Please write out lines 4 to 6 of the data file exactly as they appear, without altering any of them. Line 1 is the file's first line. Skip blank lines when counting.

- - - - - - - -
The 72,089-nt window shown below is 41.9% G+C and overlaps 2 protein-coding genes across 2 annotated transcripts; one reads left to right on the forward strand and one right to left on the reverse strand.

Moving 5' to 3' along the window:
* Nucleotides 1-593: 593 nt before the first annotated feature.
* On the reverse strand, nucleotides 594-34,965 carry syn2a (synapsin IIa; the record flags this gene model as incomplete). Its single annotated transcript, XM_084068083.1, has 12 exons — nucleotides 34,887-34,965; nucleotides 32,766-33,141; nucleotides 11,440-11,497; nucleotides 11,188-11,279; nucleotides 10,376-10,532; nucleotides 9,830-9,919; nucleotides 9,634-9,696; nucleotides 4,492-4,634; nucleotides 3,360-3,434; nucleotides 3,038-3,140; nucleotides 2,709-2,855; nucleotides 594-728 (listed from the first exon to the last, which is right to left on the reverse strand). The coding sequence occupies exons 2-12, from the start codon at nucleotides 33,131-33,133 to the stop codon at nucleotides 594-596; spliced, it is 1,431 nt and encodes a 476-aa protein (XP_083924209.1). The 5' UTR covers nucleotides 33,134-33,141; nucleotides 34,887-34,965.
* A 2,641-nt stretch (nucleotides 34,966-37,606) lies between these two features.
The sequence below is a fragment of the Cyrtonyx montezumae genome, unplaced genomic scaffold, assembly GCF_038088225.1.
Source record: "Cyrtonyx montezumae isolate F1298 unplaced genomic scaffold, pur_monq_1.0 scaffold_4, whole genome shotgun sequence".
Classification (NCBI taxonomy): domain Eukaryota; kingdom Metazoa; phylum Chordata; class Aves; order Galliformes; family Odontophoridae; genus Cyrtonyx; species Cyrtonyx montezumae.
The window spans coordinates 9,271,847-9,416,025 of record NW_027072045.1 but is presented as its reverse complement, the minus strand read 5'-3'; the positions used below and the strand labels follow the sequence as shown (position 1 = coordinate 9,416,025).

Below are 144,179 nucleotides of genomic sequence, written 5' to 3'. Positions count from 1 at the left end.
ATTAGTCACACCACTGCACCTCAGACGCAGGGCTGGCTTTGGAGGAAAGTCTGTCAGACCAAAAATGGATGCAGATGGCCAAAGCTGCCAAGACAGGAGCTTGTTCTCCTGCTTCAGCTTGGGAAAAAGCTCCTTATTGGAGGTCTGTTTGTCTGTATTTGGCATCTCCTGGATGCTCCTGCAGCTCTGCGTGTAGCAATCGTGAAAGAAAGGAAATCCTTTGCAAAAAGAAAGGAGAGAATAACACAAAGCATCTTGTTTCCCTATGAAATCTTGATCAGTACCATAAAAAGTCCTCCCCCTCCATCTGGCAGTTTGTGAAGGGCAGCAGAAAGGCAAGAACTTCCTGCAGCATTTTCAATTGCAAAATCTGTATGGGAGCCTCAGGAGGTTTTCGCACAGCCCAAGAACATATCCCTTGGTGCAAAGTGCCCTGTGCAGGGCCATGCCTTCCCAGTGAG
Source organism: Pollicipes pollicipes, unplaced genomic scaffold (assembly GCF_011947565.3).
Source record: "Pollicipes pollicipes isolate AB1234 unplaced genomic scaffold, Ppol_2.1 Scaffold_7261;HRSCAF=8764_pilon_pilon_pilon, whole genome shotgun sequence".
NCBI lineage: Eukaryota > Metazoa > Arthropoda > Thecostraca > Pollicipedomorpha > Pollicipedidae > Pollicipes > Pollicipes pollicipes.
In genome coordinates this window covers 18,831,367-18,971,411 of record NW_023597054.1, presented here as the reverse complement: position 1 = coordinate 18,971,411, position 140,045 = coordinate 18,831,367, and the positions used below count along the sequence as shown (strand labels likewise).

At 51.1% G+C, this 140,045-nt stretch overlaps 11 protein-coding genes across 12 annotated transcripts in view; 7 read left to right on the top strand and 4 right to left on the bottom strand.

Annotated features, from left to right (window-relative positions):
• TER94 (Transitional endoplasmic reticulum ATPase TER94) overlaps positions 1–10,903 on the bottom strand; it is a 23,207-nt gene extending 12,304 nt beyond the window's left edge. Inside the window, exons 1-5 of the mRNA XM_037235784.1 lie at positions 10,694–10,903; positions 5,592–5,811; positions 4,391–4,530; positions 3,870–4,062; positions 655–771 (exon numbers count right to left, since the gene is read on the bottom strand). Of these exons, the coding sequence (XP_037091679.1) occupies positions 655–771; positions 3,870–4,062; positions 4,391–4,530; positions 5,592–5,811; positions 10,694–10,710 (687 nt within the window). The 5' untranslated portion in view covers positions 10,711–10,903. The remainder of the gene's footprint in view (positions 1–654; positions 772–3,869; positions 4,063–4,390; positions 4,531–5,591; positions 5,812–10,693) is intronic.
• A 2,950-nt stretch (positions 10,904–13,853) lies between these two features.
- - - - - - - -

* On the reverse strand, nucleotides 594-34,965 carry syn2a (synapsin IIa; the record flags this gene model as incomplete). Its single annotated transcript, XM_084068083.1, has 12 exons — nucleotides 34,887-34,965; nucleotides 32,766-33,141; nucleotides 11,440-11,497; nucleotides 11,188-11,279; nucleotides 10,376-10,532; nucleotides 9,830-9,919; nucleotides 9,634-9,696; nucleotides 4,492-4,634; nucleotides 3,360-3,434; nucleotides 3,038-3,140; nucleotides 2,709-2,855; nucleotides 594-728 (listed from the first exon to the last, which is right to left on the reverse strand). The coding sequence occupies exons 2-12, from the start codon at nucleotides 33,131-33,133 to the stop codon at nucleotides 594-596; spliced, it is 1,431 nt and encodes a 476-aa protein (XP_083924209.1). The 5' UTR covers nucleotides 33,134-33,141; nucleotides 34,887-34,965.
* A 2,641-nt stretch (nucleotides 34,966-37,606) lies between these two features.
The sequence below is a fragment of the Cyrtonyx montezumae genome, unplaced genomic scaffold, assembly GCF_038088225.1.